Intended for healthcare professionals

Clinical Review

Management of overweight and obese adults

BMJ 2002; 325 doi: (Published 05 October 2002) Cite this as: BMJ 2002;325:757
  1. Polly Hitchcock Noël, associate director (pollyh{at},
  2. Jacqueline A Pugh, director
  1. VERDICT Health Services Research Center of Excellence, South Texas Veterans Health Care System, San Antonio, TX 78229-5700, USA
  1. Correspondence to: P Hitchcock Noël
  • Accepted 25 July 2002

New treatment strategies have failed to control the global increase in obesity. Here two scientists discuss common barriers that need to be overcome by both healthcare professionals and patients if weight reduction is to be achieved and maintained

The 1980s and ‘90s witnessed alarming increases in obesity across the globe.1 This epidemic has not been slowed by new treatment strategies, leading some health professionals to doubt if they can help their patients. A recent audit documented wide variation in the management of overweight and obese patients in general practices in England and uncertainty about which treatments were most effective.2 Healthcare providers may fail to address obesity for many reasons, including cynicism about the efficacy of treatments, lack of time, perceived non-compliance of patients, and lack of training in counselling and motivating patients to change their behaviour. 3 4 Although the control of obesity ultimately requires population based strategies, doctors can and should provide effective individual care. We review evidence based recommendations for managing overweight and obese adults.

Summary points

  • Obesity is an increasingly serious health problem worldwide

  • Body mass index, waist circumference, and comorbidities related to obesity should be monitored in patients who have a body mass index >= 25

  • Healthy behaviours should be encouraged in all patients

  • Most people can be helped to manage their weight, and healthcare providers must avoid stigmatising and blaming patients for their obesity

  • For motivated patients, weight loss should aim for a gradual and modest weight loss of 5-10% of initial body weight by caloric restriction, increased physical activity, and behaviour therapy

  • The trade-off between potential benefits and harms of pharmacotherapies must be considered

  • Surgical interventions are effective but should be restricted to patients who are morbidly obese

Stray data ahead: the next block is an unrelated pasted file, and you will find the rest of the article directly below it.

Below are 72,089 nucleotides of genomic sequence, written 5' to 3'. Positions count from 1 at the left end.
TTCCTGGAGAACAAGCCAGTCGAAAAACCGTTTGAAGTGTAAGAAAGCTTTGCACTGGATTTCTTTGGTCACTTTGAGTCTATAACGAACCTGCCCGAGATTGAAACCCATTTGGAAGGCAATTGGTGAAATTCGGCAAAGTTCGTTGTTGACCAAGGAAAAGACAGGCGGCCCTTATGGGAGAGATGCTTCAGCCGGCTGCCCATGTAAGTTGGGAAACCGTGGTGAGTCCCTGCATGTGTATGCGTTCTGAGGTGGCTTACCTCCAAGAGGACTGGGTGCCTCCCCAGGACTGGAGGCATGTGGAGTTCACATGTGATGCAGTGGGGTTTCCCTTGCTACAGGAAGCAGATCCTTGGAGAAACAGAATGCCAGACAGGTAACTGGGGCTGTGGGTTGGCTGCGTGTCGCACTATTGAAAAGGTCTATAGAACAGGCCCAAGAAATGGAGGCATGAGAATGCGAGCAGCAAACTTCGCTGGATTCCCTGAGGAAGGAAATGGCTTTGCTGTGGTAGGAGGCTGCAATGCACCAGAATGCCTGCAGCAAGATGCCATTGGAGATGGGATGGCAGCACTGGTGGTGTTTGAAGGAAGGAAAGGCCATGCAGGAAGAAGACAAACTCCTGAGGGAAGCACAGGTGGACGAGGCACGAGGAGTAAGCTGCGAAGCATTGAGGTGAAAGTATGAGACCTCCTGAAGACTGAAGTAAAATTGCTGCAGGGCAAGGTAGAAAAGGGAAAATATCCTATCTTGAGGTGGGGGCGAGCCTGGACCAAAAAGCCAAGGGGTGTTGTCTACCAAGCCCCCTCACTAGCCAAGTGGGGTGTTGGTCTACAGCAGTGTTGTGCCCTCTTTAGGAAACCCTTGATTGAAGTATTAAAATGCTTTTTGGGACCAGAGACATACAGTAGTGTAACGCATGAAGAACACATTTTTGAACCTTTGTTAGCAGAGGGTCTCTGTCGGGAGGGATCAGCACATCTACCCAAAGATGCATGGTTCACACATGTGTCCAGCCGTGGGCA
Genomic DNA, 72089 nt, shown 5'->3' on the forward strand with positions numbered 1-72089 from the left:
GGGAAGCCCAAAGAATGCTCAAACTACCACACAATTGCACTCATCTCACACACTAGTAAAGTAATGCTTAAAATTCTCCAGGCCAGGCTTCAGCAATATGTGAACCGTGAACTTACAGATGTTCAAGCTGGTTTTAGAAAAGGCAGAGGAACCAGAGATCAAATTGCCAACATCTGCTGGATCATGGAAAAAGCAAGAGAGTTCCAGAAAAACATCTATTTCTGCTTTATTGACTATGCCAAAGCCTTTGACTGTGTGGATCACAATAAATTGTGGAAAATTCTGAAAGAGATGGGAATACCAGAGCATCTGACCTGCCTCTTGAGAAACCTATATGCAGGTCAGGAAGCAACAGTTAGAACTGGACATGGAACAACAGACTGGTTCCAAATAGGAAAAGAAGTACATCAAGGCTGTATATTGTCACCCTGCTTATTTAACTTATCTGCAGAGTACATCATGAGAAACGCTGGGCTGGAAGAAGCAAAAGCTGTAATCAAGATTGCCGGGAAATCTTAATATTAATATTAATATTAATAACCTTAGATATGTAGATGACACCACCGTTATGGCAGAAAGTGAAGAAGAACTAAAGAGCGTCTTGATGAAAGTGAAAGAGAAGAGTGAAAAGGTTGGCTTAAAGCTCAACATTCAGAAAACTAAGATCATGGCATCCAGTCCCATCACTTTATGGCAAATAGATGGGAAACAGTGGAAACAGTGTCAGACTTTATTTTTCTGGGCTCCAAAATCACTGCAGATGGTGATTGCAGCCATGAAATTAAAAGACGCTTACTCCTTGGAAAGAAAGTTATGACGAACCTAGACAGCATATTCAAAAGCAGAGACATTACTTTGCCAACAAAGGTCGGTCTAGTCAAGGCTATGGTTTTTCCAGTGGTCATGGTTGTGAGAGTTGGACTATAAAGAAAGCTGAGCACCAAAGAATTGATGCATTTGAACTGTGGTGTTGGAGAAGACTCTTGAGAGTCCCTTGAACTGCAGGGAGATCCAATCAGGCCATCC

We searched Medline (1966-March 2002) using the terms “obesity or overweight” and “practice guideline, systematic review, or primary care.” We also searched the Cochrane Library, the US National Guideline Clearinghouse, and the reference list of identified articles. Inclusion criteria were English language systematic reviews or evidence based guidelines on the identification, prevention, and general management of obese and overweight adults. We also included supplemental information that reflects our own research interests and personal experience in managing obesity, as well as information obtained from the internet.

A patient's perspective

  • I am 55 years old, and having struggled with obesity for half my lifetime, I have finally achieved some success.

  • I joined the US air force at 22. Then I weighed 81 kg. During my 22 years in service I was under constant pressure to lose weight. I did this in my mid-20s and again 10 years later (after I had regained the lost weight) by following weight loss programmes and jogging. Repeated threats of expulsion from the air force for being overweight made me feel guilty and added to my underlying anxiety and depression. Even when I was below the maximum allowable weight I was told that I did not “fit the warrior image” and should lose more weight.

  • The air force's weight management programme was not particularly helpful. Counselling was perfunctory. The diet comprised eating no more than 1200 calories daily, and the mandatory exercise classes emphasised aerobic activities.

  • After I retired I had a totally relaxed attitude towards weight and exercise and it showed; I gained more than 23 kg within 6 months and stopped physical activity. Back complaints were common. My weight peaked at 150 kg. Despite my experience and good references I believe that some job offers were withheld because of my weight.

  • Six years ago I was diagnosed with type 2 diabetes. High blood pressure, chronic back problems, and excess weight were working against me. I was determined to do something but failed, perhaps because I did not follow a structured regimen. Two years ago microalbumin was detected in my urine. My doctor told me that this could indicate irreversible kidney damage. The realisation that being overweight could cause kidney failure was the key motivation for a change in my lifestyle. Until then I was in denial about the health risks associated with obesity.

  • I enrolled with the Veterans Administration health system and joined its weight management programme. I entered at 143 kg. After 20 months I lost 28 kg. Learning to count calories, keep food diaries, participate in monthly group sessions, and undertake a water aerobics and weight training programme worked. Also I had overcome my lifelong negative attitude towards exercising that had arisen from being coerced and cajoled into losing weight. On a cruise I even lost 3 kg. I thought I had won. But over the next 6 months I regained 6 kg. I resolved to start again, with the help and encouragement of a dietician. She agreed to review my daily food records by email and to provide feedback.

  • After 18 months of maintaining the weight loss, my blood sugar readings were mainly low. I was able to reduce my dosage of metformin hydrochloride, and HbA1c readings were within normal range. As more weight comes off, I look forward to reducing my other drugs.

  • I won't, however, forget my doctor's words after I proudly told him how much weight I had lost: “You can do better.” He's right. I can, and will, because now I have self motivation, the support of a medical team, and a clearly defined goal.

  • Tom Shumaker, San Antonio, TX